138: Eric Tarczynski - Contrary Capital

138: Eric Tarczynski - Contrary Capital

In this episode we discuss: When to throw in the towel and when not to, the commonalities between the best and worst founders, the bottleneck to innovation in tech, dealing with pressure to grow bigger funds, venture as an access game and a whole lot more. 


William Jarvis 0:05

Hey folks, welcome to narratives. narratives is a podcast exploring the ways in which the world is better than in the past, the ways that is worse in the past towards a better, more definite vision of the future. I'm your host, William Jarvis. And I want to thank you for taking the time out of your day to listen to this episode. I hope you enjoy it. You can find show notes, transcripts and videos at narratives

Will Jarvis 0:39

Well, Eric, how are you doing this afternoon?

William Jarvis 0:42

Doing great. Well, how are you doing? Well, doing? Well,

Will Jarvis 0:45

thanks so much for taking the time to come on the show. Do you mind giving us a brief bio and some of the big ideas you're interested in?

eric 0:52

Yeah, absolutely. So, so quick background on me, basically. So grew up in New Jersey kind of grew up there, I spent my whole life there, I went to school in Boston, really gonna found my interest in in kind of tech and venture more broadly, while I was there. So started a payments company in in school. And then a few years after that moved out here to SF, so was an early employee at a at a startup that got bought by Lyft. But you know, kind of knew that I wanted to build another company, and it kept coming back to this idea that hadn't been in the back of my mind for several years, I think this idea, really, that the next generation of venture was going to be focused, you know, not on the company, but on the person. And, you know, I'd spent a lot of time, you know, kind of meeting a bunch of really talented friends and peers and things like that. And I think the interesting thing for me was that, you know, these are people that everybody kind of knew we're going to go on and do great things, right, you know, there's their success wasn't necessarily a surprise, right. But but it kind of always, always really interesting to me was like, when you took a step back, you know, in the earliest days, nobody was actually doing anything in a systematic way to kind of identify and and kind of capture that that talent specifically, right. And so we started thinking about, Okay, well feel like there's this huge opportunity to kind of build one of the best venture firms of our generation focused on just that right, focused on really kind of, how do you identify the person before the idea in many ways, right. And it kind of felt like, you know, if we could do that better than most, you know, you could build something really unique, really special, and something really lasting? And so that's kind of what we said the past, you know, five or so years now, in a building at contrary, which is this, you're going to venture firm built like a tech startup backed by many of the world's best entrepreneurs, where if all we're doing is kind of systematically identifying and investing in some of the world's top talent, and so I'll pause there, but hopefully, we can have a good, good high level for you. Yeah, I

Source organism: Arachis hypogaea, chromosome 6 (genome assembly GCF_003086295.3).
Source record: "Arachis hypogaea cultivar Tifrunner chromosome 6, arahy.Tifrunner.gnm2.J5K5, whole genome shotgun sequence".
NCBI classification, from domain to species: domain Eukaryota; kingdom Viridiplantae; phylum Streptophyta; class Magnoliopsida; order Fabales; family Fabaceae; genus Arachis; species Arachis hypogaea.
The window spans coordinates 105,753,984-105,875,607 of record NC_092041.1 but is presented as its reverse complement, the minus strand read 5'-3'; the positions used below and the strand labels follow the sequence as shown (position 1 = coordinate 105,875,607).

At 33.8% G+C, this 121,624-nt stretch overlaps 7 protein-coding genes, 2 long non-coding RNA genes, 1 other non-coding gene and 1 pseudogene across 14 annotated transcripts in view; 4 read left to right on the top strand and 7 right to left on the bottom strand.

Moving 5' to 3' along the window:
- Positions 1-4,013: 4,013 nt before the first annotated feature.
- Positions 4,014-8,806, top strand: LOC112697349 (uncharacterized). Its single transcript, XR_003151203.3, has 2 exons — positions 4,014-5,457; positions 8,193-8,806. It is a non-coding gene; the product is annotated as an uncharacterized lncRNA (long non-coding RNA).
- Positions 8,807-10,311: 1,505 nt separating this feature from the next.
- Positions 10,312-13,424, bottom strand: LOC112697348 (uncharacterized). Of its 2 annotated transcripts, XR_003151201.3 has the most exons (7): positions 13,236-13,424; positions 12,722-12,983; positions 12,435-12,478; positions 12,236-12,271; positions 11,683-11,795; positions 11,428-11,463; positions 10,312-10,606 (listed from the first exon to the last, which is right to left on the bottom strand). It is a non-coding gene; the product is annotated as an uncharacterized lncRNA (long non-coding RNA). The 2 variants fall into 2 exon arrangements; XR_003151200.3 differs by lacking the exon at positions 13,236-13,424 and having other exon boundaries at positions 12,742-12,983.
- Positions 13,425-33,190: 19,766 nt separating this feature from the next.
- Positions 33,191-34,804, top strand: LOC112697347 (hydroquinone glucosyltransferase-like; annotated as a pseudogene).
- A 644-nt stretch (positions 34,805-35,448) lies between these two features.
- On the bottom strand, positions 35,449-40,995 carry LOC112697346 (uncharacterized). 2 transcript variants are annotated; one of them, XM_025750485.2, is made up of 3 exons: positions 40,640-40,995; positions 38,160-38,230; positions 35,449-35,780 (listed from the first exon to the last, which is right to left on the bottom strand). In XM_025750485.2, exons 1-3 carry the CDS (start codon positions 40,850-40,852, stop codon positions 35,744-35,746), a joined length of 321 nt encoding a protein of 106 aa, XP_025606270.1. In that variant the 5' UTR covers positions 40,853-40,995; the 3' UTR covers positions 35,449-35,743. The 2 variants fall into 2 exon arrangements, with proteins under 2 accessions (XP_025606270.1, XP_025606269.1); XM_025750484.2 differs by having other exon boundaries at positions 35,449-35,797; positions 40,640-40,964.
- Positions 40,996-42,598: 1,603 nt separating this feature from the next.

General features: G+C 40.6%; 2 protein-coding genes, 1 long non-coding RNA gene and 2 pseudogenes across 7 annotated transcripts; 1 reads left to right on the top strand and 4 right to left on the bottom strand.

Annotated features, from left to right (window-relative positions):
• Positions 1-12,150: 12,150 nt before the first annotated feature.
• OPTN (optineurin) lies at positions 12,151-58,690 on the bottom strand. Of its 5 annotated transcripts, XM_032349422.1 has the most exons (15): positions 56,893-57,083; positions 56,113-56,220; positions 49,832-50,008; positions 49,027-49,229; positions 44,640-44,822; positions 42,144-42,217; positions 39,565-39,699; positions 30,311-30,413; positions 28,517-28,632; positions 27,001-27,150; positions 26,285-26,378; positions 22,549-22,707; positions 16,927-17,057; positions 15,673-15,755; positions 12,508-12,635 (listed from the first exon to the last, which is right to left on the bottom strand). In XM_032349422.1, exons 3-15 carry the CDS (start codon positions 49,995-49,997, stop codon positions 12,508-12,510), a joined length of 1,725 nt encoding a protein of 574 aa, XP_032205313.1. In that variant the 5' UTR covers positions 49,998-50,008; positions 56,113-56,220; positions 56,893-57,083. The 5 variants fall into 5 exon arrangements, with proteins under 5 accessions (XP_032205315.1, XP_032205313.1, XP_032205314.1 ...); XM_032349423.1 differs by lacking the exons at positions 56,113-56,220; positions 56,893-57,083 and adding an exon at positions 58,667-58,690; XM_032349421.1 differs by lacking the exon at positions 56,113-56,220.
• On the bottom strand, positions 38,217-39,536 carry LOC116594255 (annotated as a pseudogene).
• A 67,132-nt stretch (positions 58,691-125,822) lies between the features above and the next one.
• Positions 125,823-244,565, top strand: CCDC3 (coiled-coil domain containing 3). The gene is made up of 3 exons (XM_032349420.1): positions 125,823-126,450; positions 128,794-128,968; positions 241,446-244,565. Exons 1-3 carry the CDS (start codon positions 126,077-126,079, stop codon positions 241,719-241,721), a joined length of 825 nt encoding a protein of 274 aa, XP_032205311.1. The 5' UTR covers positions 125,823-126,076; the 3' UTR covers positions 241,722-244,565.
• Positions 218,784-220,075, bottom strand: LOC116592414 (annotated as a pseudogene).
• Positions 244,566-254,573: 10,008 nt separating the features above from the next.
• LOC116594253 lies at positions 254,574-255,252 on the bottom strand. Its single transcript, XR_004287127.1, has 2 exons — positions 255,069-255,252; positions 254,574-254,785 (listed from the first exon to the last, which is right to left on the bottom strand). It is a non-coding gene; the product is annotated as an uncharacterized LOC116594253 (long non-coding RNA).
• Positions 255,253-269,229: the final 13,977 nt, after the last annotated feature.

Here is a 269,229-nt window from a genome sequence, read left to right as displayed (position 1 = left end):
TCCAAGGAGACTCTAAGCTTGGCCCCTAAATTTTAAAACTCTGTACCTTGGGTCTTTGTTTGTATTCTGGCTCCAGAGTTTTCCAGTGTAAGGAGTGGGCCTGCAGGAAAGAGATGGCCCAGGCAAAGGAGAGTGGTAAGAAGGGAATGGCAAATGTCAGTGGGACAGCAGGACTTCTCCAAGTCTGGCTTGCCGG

Will Jarvis 2:49

love that. And I love the concept of, you know, finding talented people, maybe before they've had that idea, or they've come across that $20 bill on the sidewalk that they can take advantage of, I think you'd Caskey has this great line, you know, everybody gets maybe two or three of these $20 bills on the sidewalk that are really big that you can like pick up and but they're not. It's not like they're all around, you know, the markets are fairly efficient. But oftentimes there are there are things we can find where their market inefficiencies that people can take advantage of. So picking talented people beforehand. Sounds like a like a really good way to do battle people early. When did you first have this idea? And you know, how sure, were you that it was going to work when he first got started? Either? Did you have to be like the tried, I love to ask like people that founded things before, you know how sure, were you before you kicked off? Yeah, if you had to assign like a probability score to it, where would you put it?